The Mighty Thor
Jason Aaron and Russell Dauterman
Much like Dan Slott and Mike Allred’s Silver Surfer, this new volume of The Mighty Thor, relaunched for All New All Different Marvel, gets the if-it-ain’t-broke treatment. Aaron and Dauterman’s “Lady Thor” was one of Marvel’s most entertaining titles of 2015, and it’s my personal pick for best among the new series in the current relaunch.
Thankfully, we’ve moved past all the Who Is Thor? nonsense. (Remember that long, drawn-out Who Is Red Hulk garbage? NOBODY cared and the climactic reveal was a yawner even for Hulkophiles.) Jane Foster is Thor, and she’s incredible. We don’t know what’s going on with O.G. Odinson (but that’s coming); we don’t know how Jane’s going to handle the cancer that’s eating away at her mortal body; and we still don’t know how well she’ll wield The Hammer. But those are the kinds of questions that a great series can address.
And in a rousing trial by fire, we’re going to find out exactly how worthy she is of Mjolnir. Within the first few pages, a meteorite shower of dead elves announces a sensational opening arc, and one of the best jams on mythology-infused superheroics since the Walt Simonson Thor stuff I devoured as a kid.
In 1962, Stan Lee and Jack Kirby first translated Thor, the Nordic God of Thunder, to the four-color pages of Journey into Mystery, and into our modern pantheon of superheroes. As a lesson in humility, Allfather Odin linked his son’s persona to the frail Dr. Donald Blake, whose crutch transformed into Thor’s hammer when called upon. Jane Foster’s “crutch” is considerably more severe than Doc Blake’s ever was, but the nod to Thor’s comic book origins — not to mention the eternal human narrative of a hero overcoming his or her limitations — is a nice touch. The idea of balancing humanity with divinity has always been at the heart of this character, keeping the original Asgardian grounded among the souls of Midgard whom he would come to protect. Jane’s cancer, and the fact that her Thor transformation cleanses and negates any chemotherapy progress, ups the ante quite a bit, but it’s handled masterfully by Aaron.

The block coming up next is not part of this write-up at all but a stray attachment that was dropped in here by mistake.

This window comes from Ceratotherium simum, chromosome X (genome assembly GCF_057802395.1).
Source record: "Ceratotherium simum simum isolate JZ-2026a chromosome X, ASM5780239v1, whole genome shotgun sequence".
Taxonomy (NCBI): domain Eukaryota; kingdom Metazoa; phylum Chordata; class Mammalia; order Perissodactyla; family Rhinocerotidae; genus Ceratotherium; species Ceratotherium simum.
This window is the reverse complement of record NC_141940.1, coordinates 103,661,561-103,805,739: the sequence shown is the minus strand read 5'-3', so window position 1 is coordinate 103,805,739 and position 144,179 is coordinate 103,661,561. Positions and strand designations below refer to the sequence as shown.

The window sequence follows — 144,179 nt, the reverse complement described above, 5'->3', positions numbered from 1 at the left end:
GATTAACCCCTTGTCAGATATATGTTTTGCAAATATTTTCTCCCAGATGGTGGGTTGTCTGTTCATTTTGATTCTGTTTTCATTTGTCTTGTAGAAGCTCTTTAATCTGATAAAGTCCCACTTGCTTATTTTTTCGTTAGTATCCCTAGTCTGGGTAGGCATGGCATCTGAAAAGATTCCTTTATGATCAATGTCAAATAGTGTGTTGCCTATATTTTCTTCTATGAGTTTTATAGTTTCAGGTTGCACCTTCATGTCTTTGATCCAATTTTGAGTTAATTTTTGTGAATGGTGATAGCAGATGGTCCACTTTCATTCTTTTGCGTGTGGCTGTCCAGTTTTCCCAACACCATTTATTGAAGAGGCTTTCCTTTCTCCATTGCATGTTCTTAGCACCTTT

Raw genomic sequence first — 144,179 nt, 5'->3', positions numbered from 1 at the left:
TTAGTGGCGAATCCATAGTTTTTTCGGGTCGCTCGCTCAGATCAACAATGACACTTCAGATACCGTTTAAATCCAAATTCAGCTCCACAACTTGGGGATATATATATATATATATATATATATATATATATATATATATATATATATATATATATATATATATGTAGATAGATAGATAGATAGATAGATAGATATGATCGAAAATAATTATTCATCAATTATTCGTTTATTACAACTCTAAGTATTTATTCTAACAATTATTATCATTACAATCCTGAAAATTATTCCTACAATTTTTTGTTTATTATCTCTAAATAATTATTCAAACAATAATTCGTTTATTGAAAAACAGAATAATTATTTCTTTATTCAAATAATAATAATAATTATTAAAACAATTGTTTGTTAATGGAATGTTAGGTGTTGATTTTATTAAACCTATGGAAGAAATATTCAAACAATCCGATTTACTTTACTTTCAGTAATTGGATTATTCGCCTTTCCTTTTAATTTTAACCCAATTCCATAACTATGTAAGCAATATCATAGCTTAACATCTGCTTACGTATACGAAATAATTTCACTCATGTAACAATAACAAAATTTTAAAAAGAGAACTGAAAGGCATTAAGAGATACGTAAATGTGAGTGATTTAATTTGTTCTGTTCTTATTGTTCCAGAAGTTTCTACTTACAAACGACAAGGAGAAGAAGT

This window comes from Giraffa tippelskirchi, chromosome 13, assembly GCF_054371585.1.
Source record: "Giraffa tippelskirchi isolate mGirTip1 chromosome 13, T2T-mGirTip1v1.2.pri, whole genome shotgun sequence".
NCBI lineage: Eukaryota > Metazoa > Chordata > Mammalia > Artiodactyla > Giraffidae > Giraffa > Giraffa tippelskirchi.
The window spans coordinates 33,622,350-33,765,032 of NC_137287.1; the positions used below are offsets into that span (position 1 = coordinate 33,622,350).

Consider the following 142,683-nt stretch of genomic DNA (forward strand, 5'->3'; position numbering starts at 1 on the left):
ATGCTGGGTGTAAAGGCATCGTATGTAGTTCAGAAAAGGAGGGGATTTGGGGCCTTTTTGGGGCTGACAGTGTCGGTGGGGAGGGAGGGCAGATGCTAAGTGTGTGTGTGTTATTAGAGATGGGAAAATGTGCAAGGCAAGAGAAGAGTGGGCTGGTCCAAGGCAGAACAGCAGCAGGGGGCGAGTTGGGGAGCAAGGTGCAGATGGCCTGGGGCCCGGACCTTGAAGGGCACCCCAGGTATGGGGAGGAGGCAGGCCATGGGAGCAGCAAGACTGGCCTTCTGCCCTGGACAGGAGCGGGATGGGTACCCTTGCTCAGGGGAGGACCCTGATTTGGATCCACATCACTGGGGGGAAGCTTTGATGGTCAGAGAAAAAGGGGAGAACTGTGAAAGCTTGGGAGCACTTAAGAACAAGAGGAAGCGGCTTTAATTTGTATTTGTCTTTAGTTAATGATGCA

Aaron’s stuff is always good, and his other current work for Marvel, Doctor Strange and Star Wars, are must-reads. It’s the art of Russell Dauterman, however, that elevates The Mighty Thor to the top of the heap. Dauterman has a polish that belies his scant few years in the comics business. He combines the elegance of Jean Giraud with the intricacy of Geof Darrow, and flashes the layout panache of Will Eisner.
This series has made me realize that, Odinson be damned, I love the idea of Thor – the mythology, the swordplay, sorcery, and savagery. I know we’ll see that burly blonde again soon; the greater Marvel media machine demands it. And, when that happens (not spoiling anything for anyone who hasn’t read the current issue), I’m sure it’ll be another great storyline. But, if I’m being perfectly honest here, I like this Thor better. Keep fighting, Jane.
First collection: The Mighty Thor, Vol. 1: Thunder in her Veins (May)